The fangtooth fish is among 16 species of ultra-black fish that can avoid detection by absorbing the light around them (Credit: Karen Osborn / Smithsonian NMNH)

Over the years, researchers have made numerous attempts to make Harry Potter's invisibility cloak a reality. While each version has been slightly better, none have come close to the one donned by the young wizard. Now, scientists may be able to get some tips from an unlikely source — ultra-black deep-sea fish that have evolved the capability to hide in plain sight to avoid detection.

Karen Osborn, a marine biologist at the Smithsonian's National Museum of Natural History, and her colleagues stumbled upon the ultra-black fangtooth fish while netting crabs just off California's Monterey Bay. Before releasing the specimen back in the ocean, Osborn decided to take a photo. However, despite shining two bright strobes of light directly at the fish, she was unable to obtain a clear image of the creature.

"I was trying to take pictures of it, and I was just getting these silhouettes," Osborn says. "They were terrible." The expert soon realized that the blurry images were not a result of operator error. The tiny fish, with a mouth full of pointy teeth and a teardrop-shaped body, was somehow absorbing all the light and remaining "invisible."

The terrifying ultra-black Pacific dragonfish combines its camouflage skills with a bioluminescent lure, to attract prey (Credit: Karen Osborn / Smithsonian NMNH)

"We had no idea there were any fishes at all that were ultra-black," says Alexander Davis, a a biology Ph.D. student at Duke University and the lead author of the study. "As far as we knew, the only vertebrates that were ultra-black were these birds-of-paradise and a couple of other bird species. It was the first case we have of something this black really being used as camouflage as well."

Curious to see if there were other "ultra-black" fishes lurking in the ocean, the scientists collected specimens of 18 species of deep-sea fish and used a black-reflectance probe to observe how much of the light being directed towards the skin was reflected. To be classified as "ultra-black" the fish had to absorb over 99 percent of the light. The team was surprised to find that 16 species, including the accidentally-discovered fangtooth fish, met the criterion.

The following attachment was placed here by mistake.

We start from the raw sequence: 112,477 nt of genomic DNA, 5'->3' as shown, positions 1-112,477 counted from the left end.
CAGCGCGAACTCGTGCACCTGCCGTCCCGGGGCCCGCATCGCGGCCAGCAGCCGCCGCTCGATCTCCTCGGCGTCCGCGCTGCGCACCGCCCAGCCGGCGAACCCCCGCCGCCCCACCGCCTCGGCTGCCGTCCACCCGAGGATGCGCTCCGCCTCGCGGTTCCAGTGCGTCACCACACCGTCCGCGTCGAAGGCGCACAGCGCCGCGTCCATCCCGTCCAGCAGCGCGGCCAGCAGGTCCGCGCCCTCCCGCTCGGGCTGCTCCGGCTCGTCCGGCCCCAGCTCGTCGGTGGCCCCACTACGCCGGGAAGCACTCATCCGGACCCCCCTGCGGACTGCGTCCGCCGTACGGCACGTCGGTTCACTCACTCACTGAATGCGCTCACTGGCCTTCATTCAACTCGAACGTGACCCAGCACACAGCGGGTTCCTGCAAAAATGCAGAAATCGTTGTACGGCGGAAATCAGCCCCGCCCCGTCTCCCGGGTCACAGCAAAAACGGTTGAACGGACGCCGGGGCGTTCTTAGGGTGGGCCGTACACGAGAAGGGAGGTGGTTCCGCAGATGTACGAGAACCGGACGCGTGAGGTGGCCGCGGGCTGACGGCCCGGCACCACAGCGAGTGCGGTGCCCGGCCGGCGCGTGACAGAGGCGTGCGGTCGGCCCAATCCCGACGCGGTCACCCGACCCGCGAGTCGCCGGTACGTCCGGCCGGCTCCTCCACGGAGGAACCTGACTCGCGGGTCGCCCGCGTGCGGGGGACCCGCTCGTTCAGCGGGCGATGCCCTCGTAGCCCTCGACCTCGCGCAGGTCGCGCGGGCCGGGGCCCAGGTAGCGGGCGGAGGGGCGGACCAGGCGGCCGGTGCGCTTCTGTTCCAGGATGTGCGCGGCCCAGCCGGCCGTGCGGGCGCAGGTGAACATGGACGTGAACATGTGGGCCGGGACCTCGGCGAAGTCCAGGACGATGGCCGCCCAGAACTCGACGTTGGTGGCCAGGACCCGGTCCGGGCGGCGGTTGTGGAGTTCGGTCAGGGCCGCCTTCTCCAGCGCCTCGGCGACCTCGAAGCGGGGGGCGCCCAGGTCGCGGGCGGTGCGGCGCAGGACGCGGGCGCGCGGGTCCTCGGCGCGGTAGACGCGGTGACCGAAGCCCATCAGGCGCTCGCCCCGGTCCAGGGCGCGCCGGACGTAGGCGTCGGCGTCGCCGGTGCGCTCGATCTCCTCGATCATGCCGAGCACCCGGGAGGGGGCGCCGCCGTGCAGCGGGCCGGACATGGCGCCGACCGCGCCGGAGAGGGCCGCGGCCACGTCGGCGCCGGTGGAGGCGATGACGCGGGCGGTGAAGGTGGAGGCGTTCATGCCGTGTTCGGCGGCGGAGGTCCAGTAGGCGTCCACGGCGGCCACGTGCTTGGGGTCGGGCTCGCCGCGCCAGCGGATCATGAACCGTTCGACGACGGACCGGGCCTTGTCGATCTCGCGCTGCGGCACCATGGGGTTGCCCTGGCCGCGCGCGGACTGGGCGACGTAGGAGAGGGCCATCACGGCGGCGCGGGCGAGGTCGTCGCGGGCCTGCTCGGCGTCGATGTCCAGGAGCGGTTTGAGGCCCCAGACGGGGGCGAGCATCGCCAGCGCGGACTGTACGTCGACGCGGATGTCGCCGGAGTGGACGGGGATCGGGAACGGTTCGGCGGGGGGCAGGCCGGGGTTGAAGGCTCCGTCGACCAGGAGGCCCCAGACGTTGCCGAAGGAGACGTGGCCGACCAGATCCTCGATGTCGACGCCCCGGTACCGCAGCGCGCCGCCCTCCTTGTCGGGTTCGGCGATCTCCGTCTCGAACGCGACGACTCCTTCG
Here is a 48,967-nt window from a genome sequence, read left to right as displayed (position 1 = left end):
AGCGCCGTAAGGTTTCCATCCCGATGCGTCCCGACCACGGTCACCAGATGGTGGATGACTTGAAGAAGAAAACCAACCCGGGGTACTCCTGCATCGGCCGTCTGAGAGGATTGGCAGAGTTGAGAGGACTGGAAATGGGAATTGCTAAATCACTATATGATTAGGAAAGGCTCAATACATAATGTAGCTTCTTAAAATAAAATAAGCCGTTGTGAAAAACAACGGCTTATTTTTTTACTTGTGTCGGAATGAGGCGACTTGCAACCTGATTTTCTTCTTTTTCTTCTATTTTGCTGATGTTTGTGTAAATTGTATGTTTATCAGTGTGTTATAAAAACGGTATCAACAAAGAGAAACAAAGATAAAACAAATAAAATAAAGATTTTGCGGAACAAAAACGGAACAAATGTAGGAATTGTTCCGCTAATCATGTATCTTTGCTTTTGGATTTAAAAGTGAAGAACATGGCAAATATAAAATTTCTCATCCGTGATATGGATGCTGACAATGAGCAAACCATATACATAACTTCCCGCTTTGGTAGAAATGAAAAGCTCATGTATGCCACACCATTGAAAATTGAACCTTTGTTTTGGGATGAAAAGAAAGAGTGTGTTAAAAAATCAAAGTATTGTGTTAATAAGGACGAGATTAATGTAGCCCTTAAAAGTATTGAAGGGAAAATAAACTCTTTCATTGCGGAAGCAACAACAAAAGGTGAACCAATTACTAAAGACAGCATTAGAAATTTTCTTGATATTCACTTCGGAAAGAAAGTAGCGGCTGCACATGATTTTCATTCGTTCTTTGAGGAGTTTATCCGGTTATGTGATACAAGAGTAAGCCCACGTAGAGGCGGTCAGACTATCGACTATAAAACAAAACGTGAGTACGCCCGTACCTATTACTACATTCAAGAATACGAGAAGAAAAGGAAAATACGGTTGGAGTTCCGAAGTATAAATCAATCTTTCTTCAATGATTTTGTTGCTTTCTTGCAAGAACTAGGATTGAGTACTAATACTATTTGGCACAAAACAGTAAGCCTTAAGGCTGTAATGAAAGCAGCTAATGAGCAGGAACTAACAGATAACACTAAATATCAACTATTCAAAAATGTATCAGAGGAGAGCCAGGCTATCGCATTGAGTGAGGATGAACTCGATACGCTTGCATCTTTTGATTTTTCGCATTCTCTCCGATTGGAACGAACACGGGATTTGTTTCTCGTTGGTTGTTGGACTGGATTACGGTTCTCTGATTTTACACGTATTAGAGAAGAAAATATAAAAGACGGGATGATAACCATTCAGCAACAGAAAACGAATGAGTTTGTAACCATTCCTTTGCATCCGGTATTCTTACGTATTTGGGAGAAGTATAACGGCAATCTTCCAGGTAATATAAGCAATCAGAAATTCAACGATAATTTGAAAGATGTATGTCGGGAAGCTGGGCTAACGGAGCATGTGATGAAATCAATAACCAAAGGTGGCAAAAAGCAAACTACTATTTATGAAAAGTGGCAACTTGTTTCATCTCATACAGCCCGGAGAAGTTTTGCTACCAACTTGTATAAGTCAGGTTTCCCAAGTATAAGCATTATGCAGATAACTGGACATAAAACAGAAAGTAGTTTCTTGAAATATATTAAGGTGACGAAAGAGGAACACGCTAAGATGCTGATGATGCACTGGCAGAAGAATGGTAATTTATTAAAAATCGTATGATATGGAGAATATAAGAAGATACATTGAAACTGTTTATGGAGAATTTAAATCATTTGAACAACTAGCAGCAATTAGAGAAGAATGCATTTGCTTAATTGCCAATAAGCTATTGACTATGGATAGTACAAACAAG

"Effectively what they've done is make a super-efficient, super-thin light trap," said Osborn. "Light doesn't bounce back; light doesn't go through. It just goes into this layer, and it's gone."

The ultra-black Pacific dragonfish, which lives in the deep waters of the eastern Pacific Ocean, can absorb about 99.5 percent of light (Credit: Karen Osborn / Smithsonian NMNH)

A closer examination of the ultra-black fish's tissue revealed that their melanosomes — the cells that hold the pigmenting chemical melanin — were structured differently from those of fish that do not possess the camouflaging capabilities. The cylinder-shaped cells were larger, more densely packed, and close to the skin surface, producing a continuous layer around the body. Conversely, the skin of regular black fish sported circular melanosome cells that were separated by gaps that did not contain any pigment.

The scientists believe that the ultra-black fish's tissue's unique shape and arrangement causes the photons of light that strike the skin's surface to be absorbed by both the cell they hit and the adjacent cells. "So basically, by changing the shape and the size of those granules," says Osborn, "instead of letting light that's not immediately absorbed escape and signal their presence, they control it so that the light goes into the layer and side-scatters into the granules next to it."

Ultra-black fish, like the ultra-black ridgehead above, absorb light by using the size and shape of pigment-filled cells (Credit: Karen Osborn / Smithsonian NMNH)

Interestingly, the structure of the melanosomes was not uniform across the different species, leading the scientists to suspect that the ultra-black fish did not have a common ancestor but rather evolved their deep black skin independently. "Some of them have just a big jumble," says Osborn. "Some of them have three layers, some of them have two layers. Some of them have really thick layers, some of them have thinner layers."

Given that the fish species dwell in the darkest part of the ocean, which gets little to no, sunlight their need to develop such a survival mechanism may appear a little excessive. However, the researchers say the oceans are lit up by numerous bioluminescent animals, many of whom are out seeking a meal. "There is a ton of animals down there, but their density is relatively low, which means you probably very rarely meet your lunch. So, when you do meet your lunch, you want to make sure that you catch it," says Ron Douglas, a marine biologist at the City University of London who was not involved in the study.

Davis and his team, who published their findings in the journal Current Biology on July 16, 2020, believe their discovery could help with the development of coatings for submarines and other vessels, or perhaps even be used to create stealth armor for night operations!